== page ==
After Debates, Clinton’s Increased Positive Scores by College-Aged Students is Historic
Clinton continues to gain while Trump slides among college-aged survey participants in results shared by MU political communication experts
Mitchell S. McKinney, professor and chair of the Department of Communication at the University of Missouri, is an internationally recognized scholar of presidential debates.
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Story posted: Oct. 10, 2016
By: Jeff Sossamon
Story Contact: Mitchell S. McKinney, 573-882-9230 (office), 573-489-9709 (cell), firstname.lastname@example.org
COLUMBIA, MO – Results of a debate-viewing study held at the University of Missouri and campuses across the country revealed that, among college-aged students, Hillary Clinton again outperformed Donald Trump on the debate stage. In the study of last night’s second presidential debate, nearly 400 college students viewed the debate and completed questionnaires before and after the “town hall” style contest. In research compiled by the group in the last four presidential cycles, Clinton’s 6-point gain in evaluations is the second highest increase—behind her record-setting 10-point increase among college-aged students in the last debate. Results also indicate that a majority of participants who had heard of Trump’s recently released remarks disparaging women believed the comments should disqualify him from serving as President.
Before the debate, participants were asked if they had heard about remarks made by Trump in 2005 that recently were released to the public by The Washington Post. Among participants:
“These numbers indicate that the 48 hours between the release of Donald Trump’s comments and his debate performance Sunday night has had a negative effect on Trump’s standing with these younger voters,” said Mitchell S. McKinney, professor of communication and director of the Political Communication Institute at the University of Missouri.
Before and after the debate, participants were asked to record which candidate they were most likely to vote for and support. Results showed similar responses to the first debate, with Clinton gaining support and Trump’s support remaining constant. Clinton’s second debate performance increased students’ likelihood of voting for her from 45 percent before the debate to 50 percent afterward. In the first debate, likelihood of voting for Clinton increased from 43 percent to 54 percent.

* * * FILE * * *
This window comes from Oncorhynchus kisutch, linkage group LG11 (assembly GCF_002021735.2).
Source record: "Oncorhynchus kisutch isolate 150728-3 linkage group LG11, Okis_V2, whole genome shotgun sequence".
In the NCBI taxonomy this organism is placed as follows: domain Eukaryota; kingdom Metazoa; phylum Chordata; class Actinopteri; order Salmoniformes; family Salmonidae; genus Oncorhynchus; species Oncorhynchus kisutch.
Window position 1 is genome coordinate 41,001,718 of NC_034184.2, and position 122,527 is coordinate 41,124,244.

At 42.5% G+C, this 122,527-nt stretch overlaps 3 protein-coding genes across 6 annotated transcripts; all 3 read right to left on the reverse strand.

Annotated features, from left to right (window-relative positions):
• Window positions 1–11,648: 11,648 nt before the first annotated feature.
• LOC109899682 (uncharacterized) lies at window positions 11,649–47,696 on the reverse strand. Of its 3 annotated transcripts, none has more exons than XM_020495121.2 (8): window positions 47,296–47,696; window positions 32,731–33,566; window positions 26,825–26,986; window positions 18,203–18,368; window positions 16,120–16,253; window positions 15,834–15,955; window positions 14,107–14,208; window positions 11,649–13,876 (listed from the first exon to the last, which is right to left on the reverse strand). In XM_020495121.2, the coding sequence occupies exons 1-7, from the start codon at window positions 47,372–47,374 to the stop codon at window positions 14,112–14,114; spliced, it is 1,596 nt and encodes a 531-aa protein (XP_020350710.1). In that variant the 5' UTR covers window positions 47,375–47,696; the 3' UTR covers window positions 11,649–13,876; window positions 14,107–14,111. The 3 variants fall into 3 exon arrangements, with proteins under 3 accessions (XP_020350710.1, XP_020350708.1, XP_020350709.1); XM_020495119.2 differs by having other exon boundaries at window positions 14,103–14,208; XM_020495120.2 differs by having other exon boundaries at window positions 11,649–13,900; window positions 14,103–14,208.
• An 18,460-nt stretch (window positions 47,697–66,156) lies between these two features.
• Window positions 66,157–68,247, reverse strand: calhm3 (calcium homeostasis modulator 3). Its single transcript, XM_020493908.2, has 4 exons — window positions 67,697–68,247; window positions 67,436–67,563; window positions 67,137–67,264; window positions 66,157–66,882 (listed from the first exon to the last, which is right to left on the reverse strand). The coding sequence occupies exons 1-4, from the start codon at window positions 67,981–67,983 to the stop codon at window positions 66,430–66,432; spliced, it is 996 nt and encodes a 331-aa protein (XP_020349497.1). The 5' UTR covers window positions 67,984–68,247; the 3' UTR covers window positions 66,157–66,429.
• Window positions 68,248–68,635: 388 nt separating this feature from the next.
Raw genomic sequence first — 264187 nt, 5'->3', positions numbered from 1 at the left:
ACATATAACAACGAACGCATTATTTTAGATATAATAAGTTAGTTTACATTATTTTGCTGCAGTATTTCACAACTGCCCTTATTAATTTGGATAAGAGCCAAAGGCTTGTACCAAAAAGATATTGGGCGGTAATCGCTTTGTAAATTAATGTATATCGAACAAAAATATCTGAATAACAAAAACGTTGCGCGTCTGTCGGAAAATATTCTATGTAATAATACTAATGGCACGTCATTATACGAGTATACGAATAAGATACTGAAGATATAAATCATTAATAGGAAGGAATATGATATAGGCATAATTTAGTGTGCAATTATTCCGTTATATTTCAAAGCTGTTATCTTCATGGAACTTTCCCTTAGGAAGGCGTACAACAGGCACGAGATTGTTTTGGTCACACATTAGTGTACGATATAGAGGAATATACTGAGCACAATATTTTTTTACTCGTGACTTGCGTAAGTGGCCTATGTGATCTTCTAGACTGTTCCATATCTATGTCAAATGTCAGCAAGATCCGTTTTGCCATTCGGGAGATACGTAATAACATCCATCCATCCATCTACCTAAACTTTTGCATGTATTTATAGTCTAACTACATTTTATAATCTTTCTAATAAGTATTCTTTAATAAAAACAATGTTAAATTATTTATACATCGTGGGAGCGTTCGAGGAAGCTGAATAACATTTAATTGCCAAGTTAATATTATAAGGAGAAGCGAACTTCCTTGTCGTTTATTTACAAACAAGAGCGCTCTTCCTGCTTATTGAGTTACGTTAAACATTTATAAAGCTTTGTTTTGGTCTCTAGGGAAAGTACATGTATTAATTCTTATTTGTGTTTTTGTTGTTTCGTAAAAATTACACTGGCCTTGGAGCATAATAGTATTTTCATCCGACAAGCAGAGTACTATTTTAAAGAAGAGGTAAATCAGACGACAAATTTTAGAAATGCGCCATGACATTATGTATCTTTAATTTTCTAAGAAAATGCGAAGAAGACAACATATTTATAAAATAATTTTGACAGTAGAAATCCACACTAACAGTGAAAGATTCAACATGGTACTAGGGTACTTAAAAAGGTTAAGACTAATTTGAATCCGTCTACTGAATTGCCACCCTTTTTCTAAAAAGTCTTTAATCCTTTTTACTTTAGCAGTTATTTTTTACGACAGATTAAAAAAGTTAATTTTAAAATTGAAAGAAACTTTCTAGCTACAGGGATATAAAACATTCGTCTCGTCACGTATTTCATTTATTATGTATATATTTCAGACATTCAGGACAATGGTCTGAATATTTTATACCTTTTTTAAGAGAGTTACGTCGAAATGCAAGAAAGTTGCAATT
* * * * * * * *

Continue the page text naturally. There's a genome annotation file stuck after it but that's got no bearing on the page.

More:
Trump’s second debate performance did not increase the likelihood of student viewers voting for him, with 32 percent reporting so before the debate and 32 percent reporting so afterward. Undecided participants went from 23 percent before the debate to 18 percent after.
“If one of the most important measures of a debate performance is to win over undecided voters, then Trump has not done that in these first two debates,” McKinney said. Among participants in the study, 43 percent self-identified as Democrats, 40 percent as Republicans, and 17 percent as Independents.
Candidate evaluations before and after the debate indicated similar results to the first debate with Clinton improving her evaluations and Trump remaining relatively unchanged. Using a “feeling thermometer” from 0-100, evaluations of Clinton rose from 38 degrees before the debate to 44 degrees after the second debate. In the first debate, evaluations of Clinton went from 38 to 48 degrees. Evaluations of Trump after the second debate went from 30 degrees before the debate to 31 degrees, while in the first debate his evaluations dropped slightly from 28 to 27 degrees.
“Clinton’s improvement in evaluations after both debates is historically significant when compared to the four other presidential election cycles for which the Mizzou research team has collected similar data,” said Benjamin Warner, assistant professor of communication at Missouri. “Clinton’s 6-point increase in evaluations is the second highest increase in our data, behind Clinton’s 10-point increase two weeks ago.”
College students from several campuses throughout the nation participated in the study, including students from Cameron University in Oklahoma, Emerson College in Boston, Iowa State University, Marquette University, Missouri State University, the University of Missouri, the University of Wisconsin-Whitewater and the University of Wyoming. The PCI-led research consortium plans to conduct another debate-viewing study for the third presidential debate on October 19.
Editors’ Note: Inquiries about the study can be emailed to MizzouDebates@Gmail.com.
The previous research cited here is available on the PCI website (pci.missouri.edu) in the 2013 article by McKinney and Warner, “Do presidential debates matter? Examining a decade of campaign debate effects:” http://pci.missouri.edu/doc/do-presidential-debates-matter.pdf